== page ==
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Ball in Speaker's court on LOP in LS: Congress

PTI 10 Jun 2014, 21:55:27 IST
New Delhi: Congress today put the ball in the Speaker's court over the issue of Leader of the Opposition (LOP) in the Lok Sabha brushing aside jibes from the BJP that it has not got the numbers and it has just turned into a ‘regional party'.

“There is no need to speculate on the issue. A decision will be taken. The decision has to be taken in writing by the Speaker”, party spokesman Abhishek Singhvi told reporters in reply to a volley of questions on the issue.

The Speaker was also asked what the party would do if it failed to get the LOP status in the Lower House. Singhvi's remarks came close on the heels of BJP leader Rajiv Pratap Rudy taking a jibe at the Congress in the Lok Sabha.

“We never imagined that we will have to welcome a national party as a regional party in this House. ... What prompted this to happen? Why this mandate? ... People have punished you for your misrule for 65 years,” Rudy had said.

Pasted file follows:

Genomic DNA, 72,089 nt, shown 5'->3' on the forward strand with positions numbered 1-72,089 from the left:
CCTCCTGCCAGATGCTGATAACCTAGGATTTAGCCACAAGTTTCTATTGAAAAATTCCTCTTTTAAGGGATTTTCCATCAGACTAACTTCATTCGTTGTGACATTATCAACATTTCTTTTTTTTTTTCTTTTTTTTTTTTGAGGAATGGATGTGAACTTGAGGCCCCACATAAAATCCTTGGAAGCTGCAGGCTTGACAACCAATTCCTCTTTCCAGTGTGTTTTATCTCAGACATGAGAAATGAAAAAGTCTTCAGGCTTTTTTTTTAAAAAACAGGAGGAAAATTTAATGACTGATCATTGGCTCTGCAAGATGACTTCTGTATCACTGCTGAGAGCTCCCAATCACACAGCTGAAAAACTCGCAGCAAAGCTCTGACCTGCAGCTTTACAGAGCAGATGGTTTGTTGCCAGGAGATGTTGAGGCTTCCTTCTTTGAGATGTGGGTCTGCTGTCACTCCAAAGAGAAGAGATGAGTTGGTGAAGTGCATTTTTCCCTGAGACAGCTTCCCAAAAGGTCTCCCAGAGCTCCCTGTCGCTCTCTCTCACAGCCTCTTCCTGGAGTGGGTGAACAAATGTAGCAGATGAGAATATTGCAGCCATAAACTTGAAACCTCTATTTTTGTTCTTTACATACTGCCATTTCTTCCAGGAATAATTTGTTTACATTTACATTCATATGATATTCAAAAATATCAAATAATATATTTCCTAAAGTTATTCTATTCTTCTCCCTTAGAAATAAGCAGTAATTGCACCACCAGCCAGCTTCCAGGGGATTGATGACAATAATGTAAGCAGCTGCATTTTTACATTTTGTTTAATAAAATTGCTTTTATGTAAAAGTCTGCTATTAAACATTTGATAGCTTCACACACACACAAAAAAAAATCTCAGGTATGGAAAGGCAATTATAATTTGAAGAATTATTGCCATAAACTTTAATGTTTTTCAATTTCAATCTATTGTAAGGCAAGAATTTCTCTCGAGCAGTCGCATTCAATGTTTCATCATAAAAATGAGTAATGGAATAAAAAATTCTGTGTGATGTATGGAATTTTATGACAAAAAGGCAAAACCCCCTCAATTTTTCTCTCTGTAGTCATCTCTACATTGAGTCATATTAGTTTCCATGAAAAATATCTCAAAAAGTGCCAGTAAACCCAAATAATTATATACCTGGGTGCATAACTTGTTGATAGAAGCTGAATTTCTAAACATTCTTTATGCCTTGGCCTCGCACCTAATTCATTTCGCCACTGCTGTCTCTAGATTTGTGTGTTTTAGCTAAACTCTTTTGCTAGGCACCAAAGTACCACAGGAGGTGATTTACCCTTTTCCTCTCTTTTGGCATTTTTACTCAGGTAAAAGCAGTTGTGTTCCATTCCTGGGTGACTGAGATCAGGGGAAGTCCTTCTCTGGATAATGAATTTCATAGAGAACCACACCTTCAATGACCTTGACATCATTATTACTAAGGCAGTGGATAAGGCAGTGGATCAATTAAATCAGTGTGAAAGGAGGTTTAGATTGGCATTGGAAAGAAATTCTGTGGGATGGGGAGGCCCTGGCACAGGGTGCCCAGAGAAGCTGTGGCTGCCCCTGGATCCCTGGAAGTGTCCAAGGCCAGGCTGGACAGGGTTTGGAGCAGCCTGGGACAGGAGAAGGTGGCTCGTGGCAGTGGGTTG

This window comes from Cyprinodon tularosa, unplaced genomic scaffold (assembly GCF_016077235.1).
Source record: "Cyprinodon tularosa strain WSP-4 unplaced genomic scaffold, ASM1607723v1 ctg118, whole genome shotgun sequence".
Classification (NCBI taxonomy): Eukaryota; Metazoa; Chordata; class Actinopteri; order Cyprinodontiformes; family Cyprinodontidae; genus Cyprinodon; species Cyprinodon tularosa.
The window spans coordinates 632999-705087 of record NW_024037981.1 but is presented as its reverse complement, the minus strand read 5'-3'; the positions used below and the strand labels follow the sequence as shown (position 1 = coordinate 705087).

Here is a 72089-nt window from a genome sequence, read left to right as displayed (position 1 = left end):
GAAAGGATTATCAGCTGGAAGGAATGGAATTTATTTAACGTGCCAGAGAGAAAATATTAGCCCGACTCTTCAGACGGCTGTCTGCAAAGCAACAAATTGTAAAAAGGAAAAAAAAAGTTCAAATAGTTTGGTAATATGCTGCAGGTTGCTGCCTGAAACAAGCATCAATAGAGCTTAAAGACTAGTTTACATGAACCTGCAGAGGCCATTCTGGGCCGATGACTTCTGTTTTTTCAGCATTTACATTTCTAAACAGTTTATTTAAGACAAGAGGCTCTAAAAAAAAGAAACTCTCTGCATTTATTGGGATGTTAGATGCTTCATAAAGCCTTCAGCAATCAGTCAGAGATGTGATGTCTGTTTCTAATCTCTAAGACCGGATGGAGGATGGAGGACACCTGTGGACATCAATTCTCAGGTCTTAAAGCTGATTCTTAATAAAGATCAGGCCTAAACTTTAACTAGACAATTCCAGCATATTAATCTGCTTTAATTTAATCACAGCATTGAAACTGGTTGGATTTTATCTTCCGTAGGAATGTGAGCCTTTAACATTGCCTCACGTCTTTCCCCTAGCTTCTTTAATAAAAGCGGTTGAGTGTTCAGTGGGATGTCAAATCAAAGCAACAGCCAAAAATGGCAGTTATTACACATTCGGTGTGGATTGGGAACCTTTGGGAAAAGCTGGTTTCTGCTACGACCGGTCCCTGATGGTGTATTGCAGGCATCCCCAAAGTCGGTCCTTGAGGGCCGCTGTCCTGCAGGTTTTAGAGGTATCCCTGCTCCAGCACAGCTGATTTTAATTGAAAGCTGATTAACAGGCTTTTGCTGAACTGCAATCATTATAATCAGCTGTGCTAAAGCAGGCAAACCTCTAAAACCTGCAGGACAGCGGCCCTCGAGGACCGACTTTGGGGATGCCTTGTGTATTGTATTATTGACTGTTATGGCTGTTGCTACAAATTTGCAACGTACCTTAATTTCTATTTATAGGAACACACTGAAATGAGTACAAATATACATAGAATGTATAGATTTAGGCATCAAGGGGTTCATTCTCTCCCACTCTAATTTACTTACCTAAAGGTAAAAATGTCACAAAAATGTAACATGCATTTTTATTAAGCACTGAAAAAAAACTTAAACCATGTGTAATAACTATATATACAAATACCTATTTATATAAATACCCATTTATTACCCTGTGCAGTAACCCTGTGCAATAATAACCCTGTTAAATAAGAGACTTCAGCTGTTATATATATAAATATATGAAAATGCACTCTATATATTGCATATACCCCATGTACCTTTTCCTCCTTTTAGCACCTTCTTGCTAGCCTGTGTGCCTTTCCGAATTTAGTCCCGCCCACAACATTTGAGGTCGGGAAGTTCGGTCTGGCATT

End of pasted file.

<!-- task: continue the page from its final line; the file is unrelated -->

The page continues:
Singh said he was not reacting to this statement.

“The process(LOP issue) is between the Congress Party and the Speaker. When the decision is taken in whatever manner you will be told”, he said steering clear of questions whether it could be denied the status in the Lok Sabha.

Two days back, Parliamentary Affairs Minister M Venkaiah Naidu had taunted the Congress saying that people have not chosen any party for the position of Leader of the Opposition in the Lok Sabha.

Congress is making a pitch for the post and has been seeking a “quick and proper” decision insisting that the important post should not be denied to the largest party in the opposition.

A senior party leader, who declined to be identified, said that an opposition party needed to be given the LOP status to operationalise the enactments on the appointments of Central Vigilance Commissioner, head of the National Human Rights Commission and the Lok Pal.

He stressed that to create real democracy, there was no alternative but to give the LOP status to Congress. His refrain was that denial of such a status would become a more political than legal issue.